Where Should You Live in Retirement? Part II

Utah

Dan and Edna, loved the American Southwest, they spent most of their vacations exploring New Mexico, Arizona, and the entire Four Corners area.

They loved the climate, the culture, and had a passion for the geography and history of the area. When they retired, he as an aerospace engineer and she as a commercial chef, they made the decision to move from Northern Virginia to “somewhere out west”.

Tired of big city living and congestion, Dan and Edna, narrowed their choices to St. George, Utah and Santa Fe, New Mexico. They had visited both places frequently while on vacation and liked the vibe they discovered in each. There was very little crime, but plenty of restaurants, and culture to be had. Neither city had a beltway or its daily traffic snarls. Dan and Edna rented a house in each city for extended periods so they could get the feel of what it was like to live there. Unlike their vacations, this time they visited the local grocery stores, churches, and hospitals. They spoke with realtors, insurance agents and even visited a barber and hair salon. They made a point of talking with their neighbors. In the end their choice was clear to them, they would move to Utah.

Four months later they said goodbye to their friends and family in Northern Virginia and moved their life 2200 miles west. This is not meant to be a cautionary tale, and Dan and Edna remain happy in their new hometown four years later. They had done the homework necessary for a seemingly successful move. Life happens though, sometimes unexpectedly. A few months after leaving Virginia, Dan slipped in his back yard and ruptured his right Achilles tendon requiring surgery. The nature and severity of the injury dictated a specialist. St. George has a fine small hospital, which Dan and Edna had visited while scoping out the town on a previous visit. They made the decision however, to seek out a specialist at the nearest major surgical hospital in Las Vegas, two hours away.  The surgery in Las Vegas was a success, but Dan’s recovery left him in a cast or boot for eight months and required frequent visits to Las Vegas. Leaving their support system behind in Virginia, all of Dan’s needs, from transportation to entertainment, were left to Edna. After eight months, Dan had fully recovered, but the injury took its toll on both.

Where Should You Live in Retirement? Part II

Edna and Dan’s story turns out well. Because of the time and homework they did in making their decision, they have found a new home, one that suits them. But it also illustrates some points of consideration that can be overlooked:

  1. How much healthcare will you need? – As we grow older our medical needs change. When looking for a place to retire, consider not only your current health, but what it might be like ten, fifteen years from now. Everyone wants good trauma care, and basic wellness, but what about, joint repair and surgery, diabetes treatments, even Alzheimer’s care. No one can tell the future, but we can make reasonable assumptions about how our needs will change as we grow older.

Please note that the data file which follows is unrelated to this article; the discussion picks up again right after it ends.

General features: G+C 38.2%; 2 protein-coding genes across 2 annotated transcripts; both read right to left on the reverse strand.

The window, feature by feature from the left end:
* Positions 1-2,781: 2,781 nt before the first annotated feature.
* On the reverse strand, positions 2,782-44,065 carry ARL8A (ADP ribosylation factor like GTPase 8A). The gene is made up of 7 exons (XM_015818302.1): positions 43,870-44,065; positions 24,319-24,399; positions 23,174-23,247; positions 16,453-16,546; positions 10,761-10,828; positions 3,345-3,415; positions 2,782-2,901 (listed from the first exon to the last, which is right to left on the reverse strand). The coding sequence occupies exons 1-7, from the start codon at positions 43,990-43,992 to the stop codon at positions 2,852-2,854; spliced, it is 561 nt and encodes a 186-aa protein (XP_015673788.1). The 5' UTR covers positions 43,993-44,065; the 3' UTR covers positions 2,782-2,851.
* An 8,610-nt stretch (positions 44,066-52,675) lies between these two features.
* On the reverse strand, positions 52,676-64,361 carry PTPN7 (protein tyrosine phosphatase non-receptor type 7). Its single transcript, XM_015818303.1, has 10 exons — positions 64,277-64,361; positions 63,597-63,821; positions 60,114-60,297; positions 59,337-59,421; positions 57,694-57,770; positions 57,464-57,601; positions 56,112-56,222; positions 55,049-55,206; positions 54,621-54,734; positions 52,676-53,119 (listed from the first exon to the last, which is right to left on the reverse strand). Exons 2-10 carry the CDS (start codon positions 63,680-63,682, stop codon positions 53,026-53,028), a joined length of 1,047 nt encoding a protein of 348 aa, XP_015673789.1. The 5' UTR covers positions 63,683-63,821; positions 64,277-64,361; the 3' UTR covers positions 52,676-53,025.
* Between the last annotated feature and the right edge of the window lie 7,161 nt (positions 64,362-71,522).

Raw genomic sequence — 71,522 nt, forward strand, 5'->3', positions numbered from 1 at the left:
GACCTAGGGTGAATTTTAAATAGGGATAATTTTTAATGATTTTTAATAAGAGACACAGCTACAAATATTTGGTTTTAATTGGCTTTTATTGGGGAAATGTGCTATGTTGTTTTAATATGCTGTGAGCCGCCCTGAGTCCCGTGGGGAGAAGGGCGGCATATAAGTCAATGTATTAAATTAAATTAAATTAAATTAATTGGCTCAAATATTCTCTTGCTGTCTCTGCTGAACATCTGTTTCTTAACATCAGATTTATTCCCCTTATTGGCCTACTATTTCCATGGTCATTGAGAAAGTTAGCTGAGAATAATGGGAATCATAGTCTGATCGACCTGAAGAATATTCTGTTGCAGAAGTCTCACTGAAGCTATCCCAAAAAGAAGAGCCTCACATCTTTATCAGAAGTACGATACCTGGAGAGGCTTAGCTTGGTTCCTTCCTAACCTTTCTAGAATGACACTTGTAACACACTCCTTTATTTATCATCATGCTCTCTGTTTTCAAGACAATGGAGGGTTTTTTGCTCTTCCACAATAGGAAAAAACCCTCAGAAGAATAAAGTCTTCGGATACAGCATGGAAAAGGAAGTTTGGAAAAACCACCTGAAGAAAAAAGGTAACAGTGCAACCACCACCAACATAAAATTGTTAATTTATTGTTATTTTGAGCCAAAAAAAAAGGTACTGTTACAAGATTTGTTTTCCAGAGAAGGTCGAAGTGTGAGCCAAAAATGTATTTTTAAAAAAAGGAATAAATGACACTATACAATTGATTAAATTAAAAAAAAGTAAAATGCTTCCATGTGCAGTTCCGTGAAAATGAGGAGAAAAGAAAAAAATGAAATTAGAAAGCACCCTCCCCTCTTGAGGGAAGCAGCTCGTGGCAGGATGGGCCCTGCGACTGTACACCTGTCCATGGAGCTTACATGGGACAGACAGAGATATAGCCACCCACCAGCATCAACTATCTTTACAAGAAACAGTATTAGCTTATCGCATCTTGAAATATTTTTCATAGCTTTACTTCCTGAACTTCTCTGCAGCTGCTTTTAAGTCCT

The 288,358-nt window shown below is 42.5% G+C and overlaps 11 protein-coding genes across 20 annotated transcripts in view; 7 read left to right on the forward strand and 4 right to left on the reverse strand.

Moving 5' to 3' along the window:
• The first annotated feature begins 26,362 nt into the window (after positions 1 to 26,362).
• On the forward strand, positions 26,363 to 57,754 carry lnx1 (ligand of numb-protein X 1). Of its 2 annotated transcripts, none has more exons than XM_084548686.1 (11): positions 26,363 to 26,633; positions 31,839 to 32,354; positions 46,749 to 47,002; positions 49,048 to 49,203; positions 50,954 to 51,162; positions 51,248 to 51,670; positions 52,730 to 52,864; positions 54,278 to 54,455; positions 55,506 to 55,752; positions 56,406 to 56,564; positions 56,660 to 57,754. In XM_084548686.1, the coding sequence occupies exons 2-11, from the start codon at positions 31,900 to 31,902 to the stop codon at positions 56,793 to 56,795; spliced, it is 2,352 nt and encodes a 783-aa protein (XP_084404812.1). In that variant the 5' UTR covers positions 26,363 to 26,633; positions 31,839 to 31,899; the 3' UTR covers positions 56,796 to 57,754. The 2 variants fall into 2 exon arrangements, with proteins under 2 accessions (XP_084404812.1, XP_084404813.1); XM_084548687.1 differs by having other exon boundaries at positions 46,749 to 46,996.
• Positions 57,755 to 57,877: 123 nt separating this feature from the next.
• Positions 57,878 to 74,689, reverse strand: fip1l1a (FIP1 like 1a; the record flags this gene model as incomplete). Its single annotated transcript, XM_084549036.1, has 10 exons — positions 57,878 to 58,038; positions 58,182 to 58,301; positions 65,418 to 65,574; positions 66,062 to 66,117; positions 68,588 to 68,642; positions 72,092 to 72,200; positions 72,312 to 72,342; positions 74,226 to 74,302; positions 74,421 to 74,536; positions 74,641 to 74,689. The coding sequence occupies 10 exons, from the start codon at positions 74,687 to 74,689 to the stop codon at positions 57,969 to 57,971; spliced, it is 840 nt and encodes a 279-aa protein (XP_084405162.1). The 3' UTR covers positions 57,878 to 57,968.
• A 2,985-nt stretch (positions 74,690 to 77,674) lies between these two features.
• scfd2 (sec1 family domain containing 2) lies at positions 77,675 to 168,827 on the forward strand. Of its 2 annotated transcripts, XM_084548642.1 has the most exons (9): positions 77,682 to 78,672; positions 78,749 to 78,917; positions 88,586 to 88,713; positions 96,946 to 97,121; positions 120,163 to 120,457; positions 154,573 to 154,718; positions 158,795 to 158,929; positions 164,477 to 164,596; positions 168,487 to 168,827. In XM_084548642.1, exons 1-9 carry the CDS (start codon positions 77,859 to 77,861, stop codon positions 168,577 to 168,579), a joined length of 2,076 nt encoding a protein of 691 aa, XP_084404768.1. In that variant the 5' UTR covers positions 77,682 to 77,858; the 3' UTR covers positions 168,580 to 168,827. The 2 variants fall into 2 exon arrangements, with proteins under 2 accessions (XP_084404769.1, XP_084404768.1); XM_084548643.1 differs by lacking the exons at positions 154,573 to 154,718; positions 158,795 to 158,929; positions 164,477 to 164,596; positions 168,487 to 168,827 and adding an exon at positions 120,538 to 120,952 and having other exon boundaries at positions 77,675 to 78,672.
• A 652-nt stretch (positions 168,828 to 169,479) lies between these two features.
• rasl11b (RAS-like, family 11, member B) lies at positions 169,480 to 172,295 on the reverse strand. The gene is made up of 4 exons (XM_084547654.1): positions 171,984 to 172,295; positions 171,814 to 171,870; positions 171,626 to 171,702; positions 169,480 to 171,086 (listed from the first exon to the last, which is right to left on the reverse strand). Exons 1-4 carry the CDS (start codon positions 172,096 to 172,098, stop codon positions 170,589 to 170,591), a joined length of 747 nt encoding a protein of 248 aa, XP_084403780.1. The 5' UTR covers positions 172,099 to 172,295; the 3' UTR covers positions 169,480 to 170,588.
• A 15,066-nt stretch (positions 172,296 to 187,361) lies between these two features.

1. How will I get around, when I can’t get around? – Dan was fortunate to have Edna. She could get him to the hospital for his regular visits, took him to the physical therapist, and got him out and about to the movies and a ball game. He never had to rely on public transportation. What is the public transportation like in your proposed new town? Is it safe, affordable, and accessible; or will you have to spend extra dollars on taxi or rideshare services?
  1. What happens when it’s just me? - When Dan and Edna left their home in Northern Virginia, they packed the clothes and furniture they wanted, sold some of their belongings, and gave other to charity. They thought that they had everything that they would need in their new home. What they couldn’t pack was their support system – their friends and family. Dan’s injury was certainly unexpected, and it happened soon after they arrived in St. George. Too soon for the couple to develop a strong support system and too far away from their old friends to be of any help. Edna was taxed, but she was able to manage. In fact, she reached out beyond her comfort zone to new friends and neighbors, asking for advice and assistance when she needed it. They do miss their old friends but now feel part of their new home.

Finding information on desirable places to retire in the United States is relatively easy. Publications from Forbes, US News and World Report, and the website: www.bestboomertowns.com, will provide the nuts and bolts of communities suitable for retirement. Here you can discern tax advantages, climate, demographics, restaurant scene, etc. However, it’s the intangibles which are hard to quantify and that’s where personal reflection and patience play a key role. You may find starting anew in retirement an exciting adventure, but ultimately find that adventure in your own backyard.      

 

About FAI Wealth Management, Inc.: Located in Columbia, Maryland, FAI focuses on helping clients create the financial future they desire by protecting their wealth, making the most of their assets, and planning for life's uncertainties. The firm combines fee-only, fiduciary-driven guidance with highly personalized, consultative financial planning and investment services that enable individuals, families, and businesses to navigate complex life transitions. Founded in 1987, FAI currently manages more than $350 million in client assets nationwide. For more information about FAI Wealth Management, please visit the website at https://www.faiwealth.com or call 410.715.9200.

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